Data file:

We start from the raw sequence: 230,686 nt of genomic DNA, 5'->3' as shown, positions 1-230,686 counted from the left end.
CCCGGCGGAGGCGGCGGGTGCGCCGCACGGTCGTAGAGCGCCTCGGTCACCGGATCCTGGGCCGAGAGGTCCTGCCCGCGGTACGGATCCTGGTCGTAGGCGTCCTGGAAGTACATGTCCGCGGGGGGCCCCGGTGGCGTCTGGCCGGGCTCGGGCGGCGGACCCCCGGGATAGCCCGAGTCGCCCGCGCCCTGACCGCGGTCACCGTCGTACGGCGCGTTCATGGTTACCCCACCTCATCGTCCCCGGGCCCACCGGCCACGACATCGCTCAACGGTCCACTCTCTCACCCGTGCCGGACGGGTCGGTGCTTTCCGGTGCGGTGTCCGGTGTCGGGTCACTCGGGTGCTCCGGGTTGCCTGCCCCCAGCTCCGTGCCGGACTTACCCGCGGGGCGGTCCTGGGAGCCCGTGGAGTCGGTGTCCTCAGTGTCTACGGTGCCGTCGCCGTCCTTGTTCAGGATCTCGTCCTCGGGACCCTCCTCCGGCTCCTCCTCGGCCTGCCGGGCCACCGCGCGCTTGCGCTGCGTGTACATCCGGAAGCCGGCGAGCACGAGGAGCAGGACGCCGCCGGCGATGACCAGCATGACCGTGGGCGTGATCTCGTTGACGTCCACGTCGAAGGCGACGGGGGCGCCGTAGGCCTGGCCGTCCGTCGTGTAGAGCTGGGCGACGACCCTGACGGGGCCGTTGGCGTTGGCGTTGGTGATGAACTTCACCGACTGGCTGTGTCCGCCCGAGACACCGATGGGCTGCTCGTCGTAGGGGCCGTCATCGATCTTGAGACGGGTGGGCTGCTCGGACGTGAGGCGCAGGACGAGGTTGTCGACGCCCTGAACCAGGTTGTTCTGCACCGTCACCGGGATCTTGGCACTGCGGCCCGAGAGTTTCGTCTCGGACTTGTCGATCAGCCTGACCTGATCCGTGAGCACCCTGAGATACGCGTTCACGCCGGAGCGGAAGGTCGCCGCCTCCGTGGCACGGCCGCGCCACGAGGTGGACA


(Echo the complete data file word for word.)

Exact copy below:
We start from the raw sequence: 230,686 nt of genomic DNA, 5'->3' as shown, positions 1-230,686 counted from the left end.
CCCGGCGGAGGCGGCGGGTGCGCCGCACGGTCGTAGAGCGCCTCGGTCACCGGATCCTGGGCCGAGAGGTCCTGCCCGCGGTACGGATCCTGGTCGTAGGCGTCCTGGAAGTACATGTCCGCGGGGGGCCCCGGTGGCGTCTGGCCGGGCTCGGGCGGCGGACCCCCGGGATAGCCCGAGTCGCCCGCGCCCTGACCGCGGTCACCGTCGTACGGCGCGTTCATGGTTACCCCACCTCATCGTCCCCGGGCCCACCGGCCACGACATCGCTCAACGGTCCACTCTCTCACCCGTGCCGGACGGGTCGGTGCTTTCCGGTGCGGTGTCCGGTGTCGGGTCACTCGGGTGCTCCGGGTTGCCTGCCCCCAGCTCCGTGCCGGACTTACCCGCGGGGCGGTCCTGGGAGCCCGTGGAGTCGGTGTCCTCAGTGTCTACGGTGCCGTCGCCGTCCTTGTTCAGGATCTCGTCCTCGGGACCCTCCTCCGGCTCCTCCTCGGCCTGCCGGGCCACCGCGCGCTTGCGCTGCGTGTACATCCGGAAGCCGGCGAGCACGAGGAGCAGGACGCCGCCGGCGATGACCAGCATGACCGTGGGCGTGATCTCGTTGACGTCCACGTCGAAGGCGACGGGGGCGCCGTAGGCCTGGCCGTCCGTCGTGTAGAGCTGGGCGACGACCCTGACGGGGCCGTTGGCGTTGGCGTTGGTGATGAACTTCACCGACTGGCTGTGTCCGCCCGAGACACCGATGGGCTGCTCGTCGTAGGGGCCGTCATCGATCTTGAGACGGGTGGGCTGCTCGGACGTGAGGCGCAGGACGAGGTTGTCGACGCCCTGAACCAGGTTGTTCTGCACCGTCACCGGGATCTTGGCACTGCGGCCCGAGAGTTTCGTCTCGGACTTGTCGATCAGCCTGACCTGATCCGTGAGCACCCTGAGATACGCGTTCACGCCGGAGCGGAAGGTCGCCGCCTCCGTGGCACGGCCGCGCCACGAGGTGGACA